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The Gun Shots
December 09, 2013
Poll: Support for Tougher Gun Control Laws on the Decline - 1
by John Haughey
Support for more gun control nationally has declined by 6 percent in 10 months — from 55 percent in January to 49 percent in November — with momentum for stricter firearms regulations cooling significantly in urban areas and the Midwest, according to a poll conducted by CNN/ORC International.
The poll, released on Dec. 4th, was conducted in mid-November as a barometer of public opinion before the anti-gun lobby launches its anticipated media offensive to mark the one-year anniversary of the Newtown shootings.
According to the poll, since January, the percentage of those who say they “strongly favor” stricter gun laws has declined from 37 percent to 31 percent, and the percentage who strongly oppose them has risen from 27 percent to 32 percent.
CNN Polling Director Keating Holland told the Washington Times that the drop in gun control support varies by region. “Demographically speaking, the drop in support for stricter gun laws is mostly based on where people live, with a 10-point decline in the Midwest and a 15-point drop in urban areas having a lot to do with the overall decline nationally," he said.
The poll "has to shock liberal pundits and journalists who have been operating under the assumption since Newtown that only a crazed minority of gun nuts and NRA members were opposed to the president’s gun agenda," writes Jonathan S. Tobin on Dec. 4 in Commentary Magazine. "But the answer to their question isn’t much of a mystery. The majority of Americans understand not only that more legislation won’t stop lunatics from shooting people with legal or illegal guns, but they also don’t trust the government to enforce stricter laws fairly or to respect the constitutional rights of gun owners."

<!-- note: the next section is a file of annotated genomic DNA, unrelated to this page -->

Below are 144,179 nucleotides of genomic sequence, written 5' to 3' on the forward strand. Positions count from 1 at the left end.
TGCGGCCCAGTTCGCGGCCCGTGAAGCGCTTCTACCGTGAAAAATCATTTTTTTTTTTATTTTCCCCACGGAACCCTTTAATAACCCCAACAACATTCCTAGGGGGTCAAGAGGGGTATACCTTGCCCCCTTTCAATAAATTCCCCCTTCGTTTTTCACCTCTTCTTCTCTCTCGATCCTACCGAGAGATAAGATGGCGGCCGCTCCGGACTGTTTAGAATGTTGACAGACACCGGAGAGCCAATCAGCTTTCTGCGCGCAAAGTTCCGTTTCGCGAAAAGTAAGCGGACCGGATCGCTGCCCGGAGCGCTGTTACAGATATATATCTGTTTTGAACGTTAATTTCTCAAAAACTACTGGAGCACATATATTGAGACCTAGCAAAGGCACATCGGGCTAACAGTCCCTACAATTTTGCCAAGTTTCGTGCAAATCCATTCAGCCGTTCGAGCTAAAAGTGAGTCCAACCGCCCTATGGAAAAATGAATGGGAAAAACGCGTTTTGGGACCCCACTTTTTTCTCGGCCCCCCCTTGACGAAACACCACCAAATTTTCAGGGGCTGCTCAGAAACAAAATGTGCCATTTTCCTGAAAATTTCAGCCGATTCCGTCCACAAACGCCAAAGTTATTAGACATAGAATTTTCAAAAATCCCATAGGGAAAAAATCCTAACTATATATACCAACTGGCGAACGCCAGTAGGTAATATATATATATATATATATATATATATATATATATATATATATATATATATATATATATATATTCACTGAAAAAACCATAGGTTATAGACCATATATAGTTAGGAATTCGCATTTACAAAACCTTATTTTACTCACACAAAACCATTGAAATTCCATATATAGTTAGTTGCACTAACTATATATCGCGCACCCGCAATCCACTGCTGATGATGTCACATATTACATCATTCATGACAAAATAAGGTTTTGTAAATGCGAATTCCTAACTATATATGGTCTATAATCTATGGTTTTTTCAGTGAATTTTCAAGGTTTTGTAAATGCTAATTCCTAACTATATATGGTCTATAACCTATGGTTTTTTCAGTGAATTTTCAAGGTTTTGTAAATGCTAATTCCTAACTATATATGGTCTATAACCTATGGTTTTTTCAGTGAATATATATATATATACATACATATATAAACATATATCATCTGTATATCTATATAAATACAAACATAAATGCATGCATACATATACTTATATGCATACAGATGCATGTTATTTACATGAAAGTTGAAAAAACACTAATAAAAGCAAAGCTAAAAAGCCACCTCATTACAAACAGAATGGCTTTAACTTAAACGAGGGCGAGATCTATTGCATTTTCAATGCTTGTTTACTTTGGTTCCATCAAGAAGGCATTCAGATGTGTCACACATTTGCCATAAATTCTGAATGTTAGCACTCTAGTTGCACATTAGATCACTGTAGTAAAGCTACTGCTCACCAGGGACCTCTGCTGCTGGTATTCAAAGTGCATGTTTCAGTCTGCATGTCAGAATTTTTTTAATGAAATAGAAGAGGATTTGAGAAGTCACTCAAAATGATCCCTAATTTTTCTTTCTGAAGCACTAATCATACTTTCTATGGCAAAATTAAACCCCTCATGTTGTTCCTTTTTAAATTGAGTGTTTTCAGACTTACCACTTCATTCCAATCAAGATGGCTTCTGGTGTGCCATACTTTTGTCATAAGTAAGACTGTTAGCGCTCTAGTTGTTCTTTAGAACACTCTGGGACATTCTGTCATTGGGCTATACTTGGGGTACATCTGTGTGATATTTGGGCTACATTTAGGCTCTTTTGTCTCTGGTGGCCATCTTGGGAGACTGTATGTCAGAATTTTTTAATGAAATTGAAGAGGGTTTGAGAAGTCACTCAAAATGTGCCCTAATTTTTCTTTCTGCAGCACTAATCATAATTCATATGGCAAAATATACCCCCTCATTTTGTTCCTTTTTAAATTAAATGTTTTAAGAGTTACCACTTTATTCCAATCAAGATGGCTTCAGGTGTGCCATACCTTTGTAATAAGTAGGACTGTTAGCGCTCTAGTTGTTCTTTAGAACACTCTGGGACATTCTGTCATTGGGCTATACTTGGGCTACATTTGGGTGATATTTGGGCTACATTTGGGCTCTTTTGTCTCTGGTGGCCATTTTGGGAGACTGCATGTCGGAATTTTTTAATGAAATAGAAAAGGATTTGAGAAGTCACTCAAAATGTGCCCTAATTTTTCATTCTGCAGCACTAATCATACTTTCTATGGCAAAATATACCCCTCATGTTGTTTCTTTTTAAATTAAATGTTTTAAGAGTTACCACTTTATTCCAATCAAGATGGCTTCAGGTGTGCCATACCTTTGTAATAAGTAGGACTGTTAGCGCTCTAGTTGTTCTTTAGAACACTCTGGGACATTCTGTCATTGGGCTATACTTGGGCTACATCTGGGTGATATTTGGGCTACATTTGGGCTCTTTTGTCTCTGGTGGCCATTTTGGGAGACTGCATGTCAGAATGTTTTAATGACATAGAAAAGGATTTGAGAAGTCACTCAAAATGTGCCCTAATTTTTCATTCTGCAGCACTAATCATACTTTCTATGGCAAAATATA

Tobin said anti-gun activists and liberals "counted on a wave of emotion in the wake of Newtown to help bulldoze both Congress and the public into adopting their long-cherished dream to restrict gun ownership and make it more difficult to legally purchase weapons" but no longer have emotion or momentum on their side.
In analyzing its survey, CNN writes that "the intensity of opinion on the issue of gun control, once an advantage for gun control advocates, no longer benefits either side." In January, CNN notes, 37 percent of all Americans strongly favored stricter gun laws, with 27% strongly opposed to them. "Now that 10-point difference has completely disappeared, with the number who strongly oppose and strongly favor stricter gun control at essentially the same level," the network said.
"Though the president and many in the media did their best to exploit the bloodshed, once it became apparent that the remedies proposed by the president had nothing to do with the crime, their momentum was stalled," Tobin writes. "No amount of rhetorical excess from President Obama or the pundits could cover up the fact that even if every item on his gun-control laundry list had been passed prior to the shooting, none of them would have prevented Adam Lanza from stealing weapons from his mother before killing her and then heading to the school where he committed senseless slaughter."
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